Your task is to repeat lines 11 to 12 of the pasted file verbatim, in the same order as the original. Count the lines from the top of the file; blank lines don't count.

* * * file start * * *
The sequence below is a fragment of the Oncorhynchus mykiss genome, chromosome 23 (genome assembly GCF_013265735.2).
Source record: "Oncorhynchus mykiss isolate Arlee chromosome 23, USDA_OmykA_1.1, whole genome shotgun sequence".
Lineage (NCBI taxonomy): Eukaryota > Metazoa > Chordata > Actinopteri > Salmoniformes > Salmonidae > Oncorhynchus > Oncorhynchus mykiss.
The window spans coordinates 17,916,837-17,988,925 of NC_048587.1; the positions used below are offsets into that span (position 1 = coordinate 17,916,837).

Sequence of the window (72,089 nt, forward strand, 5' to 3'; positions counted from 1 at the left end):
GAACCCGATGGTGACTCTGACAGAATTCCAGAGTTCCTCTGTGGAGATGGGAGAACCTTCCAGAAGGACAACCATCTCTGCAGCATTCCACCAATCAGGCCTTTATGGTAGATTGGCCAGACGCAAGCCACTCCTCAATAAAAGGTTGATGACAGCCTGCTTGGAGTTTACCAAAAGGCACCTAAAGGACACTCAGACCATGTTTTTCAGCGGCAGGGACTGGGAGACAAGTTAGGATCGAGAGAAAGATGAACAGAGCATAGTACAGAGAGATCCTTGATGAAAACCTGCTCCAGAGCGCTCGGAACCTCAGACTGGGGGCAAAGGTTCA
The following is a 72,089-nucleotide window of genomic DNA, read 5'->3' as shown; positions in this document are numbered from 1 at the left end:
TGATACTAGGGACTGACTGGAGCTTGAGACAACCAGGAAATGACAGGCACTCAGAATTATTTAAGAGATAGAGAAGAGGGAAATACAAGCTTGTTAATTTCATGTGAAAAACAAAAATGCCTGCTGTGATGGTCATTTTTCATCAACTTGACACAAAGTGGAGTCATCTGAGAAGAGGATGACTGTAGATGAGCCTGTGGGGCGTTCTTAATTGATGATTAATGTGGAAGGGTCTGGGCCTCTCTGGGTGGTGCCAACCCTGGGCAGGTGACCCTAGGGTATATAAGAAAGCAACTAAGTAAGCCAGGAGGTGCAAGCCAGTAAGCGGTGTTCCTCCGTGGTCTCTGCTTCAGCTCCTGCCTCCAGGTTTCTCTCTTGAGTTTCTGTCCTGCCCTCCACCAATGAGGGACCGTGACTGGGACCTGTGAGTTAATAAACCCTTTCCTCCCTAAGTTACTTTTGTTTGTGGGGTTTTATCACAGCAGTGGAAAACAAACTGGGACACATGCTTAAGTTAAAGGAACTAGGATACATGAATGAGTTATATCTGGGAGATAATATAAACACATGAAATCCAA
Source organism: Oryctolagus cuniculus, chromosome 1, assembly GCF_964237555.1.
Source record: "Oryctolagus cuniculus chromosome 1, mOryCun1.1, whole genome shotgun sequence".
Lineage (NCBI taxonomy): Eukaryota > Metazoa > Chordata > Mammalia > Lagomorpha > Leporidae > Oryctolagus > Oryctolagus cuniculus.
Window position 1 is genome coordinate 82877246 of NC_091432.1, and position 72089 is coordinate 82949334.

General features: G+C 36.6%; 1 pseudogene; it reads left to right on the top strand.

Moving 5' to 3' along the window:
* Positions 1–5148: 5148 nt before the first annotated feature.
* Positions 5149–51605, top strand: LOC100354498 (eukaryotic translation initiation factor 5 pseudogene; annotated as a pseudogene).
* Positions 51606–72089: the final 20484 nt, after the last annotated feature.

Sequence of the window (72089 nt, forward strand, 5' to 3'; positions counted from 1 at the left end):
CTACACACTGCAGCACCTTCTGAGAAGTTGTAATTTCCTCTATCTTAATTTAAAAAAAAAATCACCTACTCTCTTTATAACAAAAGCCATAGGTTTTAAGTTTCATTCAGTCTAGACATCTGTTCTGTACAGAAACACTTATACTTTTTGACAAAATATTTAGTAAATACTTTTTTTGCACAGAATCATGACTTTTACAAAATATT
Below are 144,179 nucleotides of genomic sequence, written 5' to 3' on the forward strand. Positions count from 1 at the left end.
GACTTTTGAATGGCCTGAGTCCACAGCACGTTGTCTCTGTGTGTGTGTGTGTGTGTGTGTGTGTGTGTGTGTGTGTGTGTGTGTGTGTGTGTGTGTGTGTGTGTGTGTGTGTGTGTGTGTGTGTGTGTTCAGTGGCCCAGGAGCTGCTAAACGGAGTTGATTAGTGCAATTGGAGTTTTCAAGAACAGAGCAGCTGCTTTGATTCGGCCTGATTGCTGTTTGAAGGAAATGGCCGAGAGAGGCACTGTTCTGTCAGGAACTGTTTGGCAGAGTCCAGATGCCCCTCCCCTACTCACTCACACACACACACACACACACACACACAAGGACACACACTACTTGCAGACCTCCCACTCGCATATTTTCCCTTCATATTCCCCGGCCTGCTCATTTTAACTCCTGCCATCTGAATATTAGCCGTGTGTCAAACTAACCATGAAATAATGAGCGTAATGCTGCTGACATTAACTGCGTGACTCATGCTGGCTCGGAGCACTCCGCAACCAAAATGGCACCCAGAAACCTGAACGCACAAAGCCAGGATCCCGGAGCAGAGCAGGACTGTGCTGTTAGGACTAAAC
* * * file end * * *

Lineage (NCBI taxonomy): Eukaryota > Metazoa > Chordata > Mammalia > Lagomorpha > Leporidae > Oryctolagus > Oryctolagus cuniculus.
Window position 1 is genome coordinate 82877246 of NC_091432.1, and position 72089 is coordinate 82949334.